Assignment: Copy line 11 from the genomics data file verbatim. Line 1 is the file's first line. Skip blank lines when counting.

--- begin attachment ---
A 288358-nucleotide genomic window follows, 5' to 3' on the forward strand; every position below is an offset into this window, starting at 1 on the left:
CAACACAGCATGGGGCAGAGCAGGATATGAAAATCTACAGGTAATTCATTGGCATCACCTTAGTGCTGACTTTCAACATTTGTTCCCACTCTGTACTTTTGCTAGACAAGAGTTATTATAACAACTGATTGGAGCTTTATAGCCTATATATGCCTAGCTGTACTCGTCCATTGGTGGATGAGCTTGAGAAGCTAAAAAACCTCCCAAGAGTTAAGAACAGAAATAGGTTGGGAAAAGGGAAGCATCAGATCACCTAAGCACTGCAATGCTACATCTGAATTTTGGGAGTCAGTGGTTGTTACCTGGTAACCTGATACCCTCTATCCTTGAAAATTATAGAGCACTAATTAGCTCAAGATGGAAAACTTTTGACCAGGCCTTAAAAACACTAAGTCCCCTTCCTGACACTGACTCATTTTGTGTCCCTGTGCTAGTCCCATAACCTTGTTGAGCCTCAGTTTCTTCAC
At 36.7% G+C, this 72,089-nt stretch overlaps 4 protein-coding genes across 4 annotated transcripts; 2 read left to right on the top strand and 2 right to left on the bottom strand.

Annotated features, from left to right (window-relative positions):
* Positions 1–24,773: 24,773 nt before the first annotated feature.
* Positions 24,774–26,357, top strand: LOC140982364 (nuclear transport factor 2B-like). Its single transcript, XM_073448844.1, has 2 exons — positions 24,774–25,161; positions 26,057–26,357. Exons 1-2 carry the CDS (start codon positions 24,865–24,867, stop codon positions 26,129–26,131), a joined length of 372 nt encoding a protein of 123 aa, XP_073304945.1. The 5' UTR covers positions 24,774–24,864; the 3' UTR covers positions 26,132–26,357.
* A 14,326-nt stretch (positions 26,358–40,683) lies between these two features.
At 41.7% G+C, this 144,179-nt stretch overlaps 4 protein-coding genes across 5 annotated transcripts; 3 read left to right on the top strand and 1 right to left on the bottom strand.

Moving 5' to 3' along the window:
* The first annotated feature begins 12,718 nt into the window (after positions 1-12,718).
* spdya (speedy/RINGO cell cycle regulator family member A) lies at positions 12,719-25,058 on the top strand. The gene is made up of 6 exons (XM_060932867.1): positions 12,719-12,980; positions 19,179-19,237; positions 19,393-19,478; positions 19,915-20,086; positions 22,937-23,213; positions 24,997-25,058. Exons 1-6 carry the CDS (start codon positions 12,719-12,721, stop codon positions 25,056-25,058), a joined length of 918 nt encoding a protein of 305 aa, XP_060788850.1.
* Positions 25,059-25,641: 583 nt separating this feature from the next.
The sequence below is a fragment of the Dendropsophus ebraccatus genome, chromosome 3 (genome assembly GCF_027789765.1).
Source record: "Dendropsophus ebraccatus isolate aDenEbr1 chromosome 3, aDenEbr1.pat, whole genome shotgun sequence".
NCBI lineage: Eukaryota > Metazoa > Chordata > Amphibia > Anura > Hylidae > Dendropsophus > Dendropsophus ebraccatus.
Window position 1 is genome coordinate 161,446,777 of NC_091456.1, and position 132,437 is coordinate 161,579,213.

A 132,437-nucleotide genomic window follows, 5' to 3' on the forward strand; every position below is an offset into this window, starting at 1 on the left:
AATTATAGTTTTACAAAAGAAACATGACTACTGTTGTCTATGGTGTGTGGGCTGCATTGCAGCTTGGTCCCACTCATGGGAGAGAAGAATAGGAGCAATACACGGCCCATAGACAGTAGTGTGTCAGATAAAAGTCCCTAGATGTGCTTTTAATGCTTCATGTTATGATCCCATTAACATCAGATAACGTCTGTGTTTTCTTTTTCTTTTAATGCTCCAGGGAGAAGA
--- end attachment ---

* spdya (speedy/RINGO cell cycle regulator family member A) lies at positions 12,719-25,058 on the top strand. The gene is made up of 6 exons (XM_060932867.1): positions 12,719-12,980; positions 19,179-19,237; positions 19,393-19,478; positions 19,915-20,086; positions 22,937-23,213; positions 24,997-25,058. Exons 1-6 carry the CDS (start codon positions 12,719-12,721, stop codon positions 25,056-25,058), a joined length of 918 nt encoding a protein of 305 aa, XP_060788850.1.